Data from FDA (Food and Drug Administration, USA) - Curated by EPG Health - Last updated 24 November 2019

Indication(s)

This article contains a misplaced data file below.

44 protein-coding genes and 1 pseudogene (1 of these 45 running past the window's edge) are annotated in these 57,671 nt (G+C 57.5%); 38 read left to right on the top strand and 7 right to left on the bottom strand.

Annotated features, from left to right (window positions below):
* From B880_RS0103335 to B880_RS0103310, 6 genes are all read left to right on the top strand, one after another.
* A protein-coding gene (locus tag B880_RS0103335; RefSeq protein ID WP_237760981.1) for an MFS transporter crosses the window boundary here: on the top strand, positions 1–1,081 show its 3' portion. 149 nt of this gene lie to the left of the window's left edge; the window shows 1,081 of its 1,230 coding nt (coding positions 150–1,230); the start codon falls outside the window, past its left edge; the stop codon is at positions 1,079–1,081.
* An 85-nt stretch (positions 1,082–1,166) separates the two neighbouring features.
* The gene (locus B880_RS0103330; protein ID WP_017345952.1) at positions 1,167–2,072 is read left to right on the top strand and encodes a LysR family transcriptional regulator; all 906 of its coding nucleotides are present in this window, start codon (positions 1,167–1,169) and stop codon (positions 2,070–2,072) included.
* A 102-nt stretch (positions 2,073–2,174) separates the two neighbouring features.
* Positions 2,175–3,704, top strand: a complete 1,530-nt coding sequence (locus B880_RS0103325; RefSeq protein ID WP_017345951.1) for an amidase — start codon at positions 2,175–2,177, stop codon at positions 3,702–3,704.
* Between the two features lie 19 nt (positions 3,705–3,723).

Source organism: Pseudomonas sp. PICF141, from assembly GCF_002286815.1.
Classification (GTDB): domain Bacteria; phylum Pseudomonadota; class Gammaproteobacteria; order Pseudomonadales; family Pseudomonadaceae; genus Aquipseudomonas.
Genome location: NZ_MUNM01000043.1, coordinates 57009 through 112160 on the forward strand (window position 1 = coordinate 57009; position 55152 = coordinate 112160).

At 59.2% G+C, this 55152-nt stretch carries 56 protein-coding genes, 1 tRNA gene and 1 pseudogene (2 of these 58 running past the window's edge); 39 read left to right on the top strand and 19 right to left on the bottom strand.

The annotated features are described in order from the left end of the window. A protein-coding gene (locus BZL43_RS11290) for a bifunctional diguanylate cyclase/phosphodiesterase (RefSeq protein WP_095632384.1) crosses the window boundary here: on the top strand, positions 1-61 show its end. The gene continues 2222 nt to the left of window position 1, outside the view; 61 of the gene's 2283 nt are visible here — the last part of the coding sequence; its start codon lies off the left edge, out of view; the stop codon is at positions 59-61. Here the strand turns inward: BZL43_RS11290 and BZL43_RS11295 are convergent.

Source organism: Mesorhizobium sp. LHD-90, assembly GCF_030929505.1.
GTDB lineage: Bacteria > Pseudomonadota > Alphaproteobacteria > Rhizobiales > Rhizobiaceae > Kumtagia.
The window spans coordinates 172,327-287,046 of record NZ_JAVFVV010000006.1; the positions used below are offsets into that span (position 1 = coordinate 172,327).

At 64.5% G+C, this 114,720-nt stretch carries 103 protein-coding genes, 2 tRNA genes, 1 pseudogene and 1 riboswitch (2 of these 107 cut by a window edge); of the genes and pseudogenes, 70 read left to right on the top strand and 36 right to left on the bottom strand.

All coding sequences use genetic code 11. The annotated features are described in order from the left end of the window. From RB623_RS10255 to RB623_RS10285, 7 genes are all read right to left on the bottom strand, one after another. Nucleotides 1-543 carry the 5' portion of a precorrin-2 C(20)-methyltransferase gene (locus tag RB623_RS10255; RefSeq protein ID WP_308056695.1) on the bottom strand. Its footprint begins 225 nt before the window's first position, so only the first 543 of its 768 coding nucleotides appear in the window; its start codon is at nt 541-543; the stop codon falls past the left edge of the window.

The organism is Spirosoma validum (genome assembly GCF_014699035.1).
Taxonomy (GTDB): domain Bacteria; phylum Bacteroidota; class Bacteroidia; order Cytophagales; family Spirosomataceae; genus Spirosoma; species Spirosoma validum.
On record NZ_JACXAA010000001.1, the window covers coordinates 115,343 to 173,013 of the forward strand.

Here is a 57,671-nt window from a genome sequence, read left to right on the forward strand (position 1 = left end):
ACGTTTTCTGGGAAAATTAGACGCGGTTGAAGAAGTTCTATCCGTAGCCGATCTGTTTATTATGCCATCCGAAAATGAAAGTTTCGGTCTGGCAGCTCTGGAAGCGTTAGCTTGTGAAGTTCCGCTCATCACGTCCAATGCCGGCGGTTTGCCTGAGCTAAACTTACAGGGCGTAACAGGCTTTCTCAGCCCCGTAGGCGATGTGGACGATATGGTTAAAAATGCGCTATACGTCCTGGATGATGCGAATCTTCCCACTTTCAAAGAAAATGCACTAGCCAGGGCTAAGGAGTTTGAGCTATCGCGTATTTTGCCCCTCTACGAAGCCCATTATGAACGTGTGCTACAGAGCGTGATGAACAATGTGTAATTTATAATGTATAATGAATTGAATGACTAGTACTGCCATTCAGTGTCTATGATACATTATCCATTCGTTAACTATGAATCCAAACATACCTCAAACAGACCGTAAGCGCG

1 INDICATIONS AND USAGE Avastin is a vascular endothelial growth factor inhibitor indicated for the treatment of: Metastatic colorectal cancer, in combination with intravenous fluorouracil-based chemotherapy for first- or second-line treatment. (1.1) Metastatic colorectal cancer, in combination with fluoropyrimidine-irinotecan- or fluoropyrimidine-oxaliplatin-based chemotherapy for second-line treatment in patients who have progressed on a first-line Avastin-containing regimen. (1.1) Limitations of Use: Avastin is not indicated for adjuvant treatment of colon cancer. (1.1) Unresectable, locally advanced, recurrent or metastatic non-squamous non-small cell lung cancer, in combination with carboplatin and paclitaxel for first-line treatment. (1.2) Recurrent glioblastoma in adults. (1.3) Metastatic renal cell carcinoma in combination with interferon alfa. (1.4) Persistent, recurrent, or metastatic cervical cancer, in combination with paclitaxel and cisplatin, or paclitaxel and topotecan. (1.5) Epithelial ovarian, fallopian tube, or primary peritoneal cancer: in combination with carboplatin and paclitaxel, followed by Avastin as a single agent, for stage III or IV disease following initial surgical resection (1.6) in combination with paclitaxel, pegylated liposomal doxorubicin, or topotecan for platinum-resistant recurrent disease who received no more than 2 prior chemotherapy regimens (1.6) in combination with carboplatin and paclitaxel or carboplatin and gemcitabine, followed by Avastin as a single agent, for platinum-sensitive recurrent disease (1.6) 1.1 Metastatic Colorectal Cancer Avastin, in combination with intravenous fluorouracil-based chemotherapy, is indicated for the first-or second-line treatment of patients with metastatic colorectal cancer (mCRC). Avastin, in combination with fluoropyrimidine-irinotecan- or fluoropyrimidine-oxaliplatin-based chemotherapy, is indicated for the second-line treatment of patients with mCRC who have progressed on a first-line Avastin-containing regimen. Limitations of Use: Avastin is not indicated for adjuvant treatment of colon cancer [see Clinical Studies (14.2)]. 1.2 First-Line Non-Squamous Non–Small Cell Lung Cancer Avastin, in combination with carboplatin and paclitaxel, is indicated for the first-line treatment of patients with unresectable, locally advanced, recurrent or metastatic non–squamous non–small cell lung cancer (NSCLC). 1.3 Recurrent Glioblastoma Avastin is indicated for the treatment of recurrent glioblastoma (GBM) in adults. 1.4 Metastatic Renal Cell Carcinoma Avastin, in combination with interferon alfa, is indicated for the treatment of metastatic renal cell carcinoma (mRCC). 1.5 Persistent, Recurrent, or Metastatic Cervical Cancer Avastin, in combination with paclitaxel and cisplatin or paclitaxel and topotecan, is indicated for the treatment of patients with persistent, recurrent, or metastatic cervical cancer. 1.6 Epithelial Ovarian, Fallopian Tube, or Primary Peritoneal Cancer Avastin, in combination with carboplatin and paclitaxel, followed by Avastin as a single agent, is indicated for the treatment of patients with stage III or IV epithelial ovarian, fallopian tube, or primary peritoneal cancer following initial surgical resection. Avastin, in combination with paclitaxel, pegylated liposomal doxorubicin, or topotecan, is indicated for the treatment of patients with platinum-resistant recurrent epithelial ovarian, fallopian tube or primary peritoneal cancer who received no more than 2 prior chemotherapy regimens. Avastin, in combination with carboplatin and paclitaxel, or with carboplatin and gemcitabine, followed by Avastin as a single agent, is indicated for the treatment of patients with platinum-sensitive recurrent epithelial ovarian, fallopian tube, or primary peritoneal cancer.